Argyll replied: ‘As to the Haldanes’ project about Mr. Murray of Philiphaugh ... it is of such a nature as to require a good deal of cookery.’ A conference in London between Argyll and Newcastle produced no results, and Murray retained his seat to the end of the Parliament.5 Popular, generous, and recklessly extravagant, he belonged to the racing and gambling set led by his kinsman March;6 but of his parliamentary conduct little is known. During the negotiations for a new ministry which might exclude Argyll, he was counted by Newcastle among those ‘not to be relied on at present, to be treated with’.7 A supporter of the Scottish militia bill, he was subsequently thanked for his vote by the Selkirkshire freeholders.8

In 1761 Murray declined the costly burghs contest and declared himself a candidate for the county against Gilbert Elliot. When Andrew Pringle was once more induced out of deference to Argyll to give his interest to Elliot, Murray withdrew but again challenged Elliot in 1762 at his re-election on appointment to office. When Bute intervened on Elliot’s behalf, Murray withdrew once more. Elliot wrote to Bute, 9 June 1762:9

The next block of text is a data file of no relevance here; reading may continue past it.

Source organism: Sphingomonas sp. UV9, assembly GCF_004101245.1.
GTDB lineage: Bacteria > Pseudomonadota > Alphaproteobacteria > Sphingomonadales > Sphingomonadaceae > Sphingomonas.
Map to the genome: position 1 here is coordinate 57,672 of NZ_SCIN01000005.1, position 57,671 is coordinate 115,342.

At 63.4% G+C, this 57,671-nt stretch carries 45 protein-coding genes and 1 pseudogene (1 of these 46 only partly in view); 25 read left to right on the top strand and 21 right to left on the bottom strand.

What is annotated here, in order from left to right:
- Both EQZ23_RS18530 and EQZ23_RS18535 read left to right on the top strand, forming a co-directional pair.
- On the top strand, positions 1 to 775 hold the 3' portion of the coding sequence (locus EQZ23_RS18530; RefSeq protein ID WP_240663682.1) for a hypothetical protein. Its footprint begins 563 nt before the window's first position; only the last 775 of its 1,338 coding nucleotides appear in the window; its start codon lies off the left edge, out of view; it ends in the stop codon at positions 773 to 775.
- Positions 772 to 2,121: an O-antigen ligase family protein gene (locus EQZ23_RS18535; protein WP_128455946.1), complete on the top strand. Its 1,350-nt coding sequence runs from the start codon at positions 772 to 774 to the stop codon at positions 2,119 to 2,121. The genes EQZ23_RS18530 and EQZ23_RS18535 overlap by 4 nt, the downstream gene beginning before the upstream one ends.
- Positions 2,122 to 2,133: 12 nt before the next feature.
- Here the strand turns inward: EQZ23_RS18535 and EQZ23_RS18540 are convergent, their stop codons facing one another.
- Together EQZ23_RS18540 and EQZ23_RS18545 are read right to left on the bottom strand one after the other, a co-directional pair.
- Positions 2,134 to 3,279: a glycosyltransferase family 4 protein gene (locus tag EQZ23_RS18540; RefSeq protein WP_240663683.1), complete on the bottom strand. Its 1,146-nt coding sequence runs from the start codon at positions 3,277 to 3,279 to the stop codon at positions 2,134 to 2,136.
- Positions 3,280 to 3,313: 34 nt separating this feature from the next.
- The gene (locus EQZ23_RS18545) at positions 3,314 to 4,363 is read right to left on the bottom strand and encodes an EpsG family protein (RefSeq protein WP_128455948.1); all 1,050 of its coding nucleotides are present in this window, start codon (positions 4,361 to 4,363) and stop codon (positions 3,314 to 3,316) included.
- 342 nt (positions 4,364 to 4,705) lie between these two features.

What has happened will, I hope, for the future prevent that teasing opposition which Mr. Murray has always held out, without ever venturing to stand the trial of his strength.

Murray’s attempts on Selkirkshire ceased when in 1765 Elliot transferred to Roxburghshire and was succeeded by John Pringle, Murray’s cousin.

At the general election of 1768 he stood for the Burghs against John Lockhart Ross, who was returned both for the Burghs and Lanarkshire, but chose to sit for the county. At the ensuing by-election in the burghs, the Hamilton interest proposed a coalition with Murray and his friends, upon condition that they would assist the Hamiltons if ‘during the seven years Mr. Murray is provided for, or quits Parliament’. Murray was also approached by Lord Elibank with an offer to buy his interest in the burghs, but admitted he had little to sell.10